Psychologist recalls undergraduate experience
Since 1966, the Silver Circle Award has been presented to some of UIC’s best teachers. Winners, who are honored at their college commencements, receive $500 and their names join a long list of distinguished colleagues. But what makes the award especially meaningful is its selection committee: the graduating seniors.
The Behavioral Sciences Building may be a maze to some, but not Karina Reyes. Many of the psychology classes Reyes took as a UIC undergraduate are in the same building where she now teaches.
“I have never stopped identifying with undergraduate students,” Reyes says. She vividly remembers her days as a UIC student and incorporates some of the things she learned from her instructors into her own teaching.
After graduating from UIC, Reyes received a master’s and Ph.D. in clinical community psychology at DePaul University.
“I wasn’t sure about my future in the field because of how competitive it is,” she says. “I feel privileged and happy about how things have turned out for me, especially here at UIC. This is really where I grew and found my passion as a teacher.”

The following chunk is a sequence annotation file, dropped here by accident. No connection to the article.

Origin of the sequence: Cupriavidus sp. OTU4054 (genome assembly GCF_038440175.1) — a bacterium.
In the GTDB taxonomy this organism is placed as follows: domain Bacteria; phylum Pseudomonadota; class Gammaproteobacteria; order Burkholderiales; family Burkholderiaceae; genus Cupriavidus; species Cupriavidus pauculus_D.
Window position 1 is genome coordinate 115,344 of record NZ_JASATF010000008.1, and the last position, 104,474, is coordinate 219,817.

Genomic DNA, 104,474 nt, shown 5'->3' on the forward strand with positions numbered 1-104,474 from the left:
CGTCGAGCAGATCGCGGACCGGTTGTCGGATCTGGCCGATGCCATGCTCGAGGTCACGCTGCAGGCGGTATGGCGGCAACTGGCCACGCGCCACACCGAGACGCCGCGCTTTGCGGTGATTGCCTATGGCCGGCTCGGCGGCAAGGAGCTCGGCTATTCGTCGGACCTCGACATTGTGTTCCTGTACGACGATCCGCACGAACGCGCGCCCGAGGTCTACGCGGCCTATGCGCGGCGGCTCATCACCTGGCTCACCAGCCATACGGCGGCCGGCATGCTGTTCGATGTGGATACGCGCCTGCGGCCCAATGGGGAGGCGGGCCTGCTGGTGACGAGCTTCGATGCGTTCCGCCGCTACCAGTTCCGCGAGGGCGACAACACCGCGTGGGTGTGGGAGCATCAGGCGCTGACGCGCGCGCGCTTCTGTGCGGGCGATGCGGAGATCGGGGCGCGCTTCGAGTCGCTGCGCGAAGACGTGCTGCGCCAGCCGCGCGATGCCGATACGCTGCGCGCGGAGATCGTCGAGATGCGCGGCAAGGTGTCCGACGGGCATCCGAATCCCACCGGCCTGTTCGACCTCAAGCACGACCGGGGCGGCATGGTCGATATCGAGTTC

Growing up on Chicago’s South Side, Reyes attended a high school where academic success fell victim to outside influences such as gangs, drugs and violence. She left that neighborhood behind, but its influence remains — her research asks why some high-risk kids don’t finish high school, while others succeed.
Her research is assisted by graduate and undergraduate students.
“UIC students are wonderful to work with,” she says. “They are so bright and eager to learn.
“I want to provide them with the best education possible. I tell them, ‘Use me, use me. I’m here to help you make the best use of your college education.’
“I have been fortunate to win several teaching awards, but winning this one feels extra special somehow.”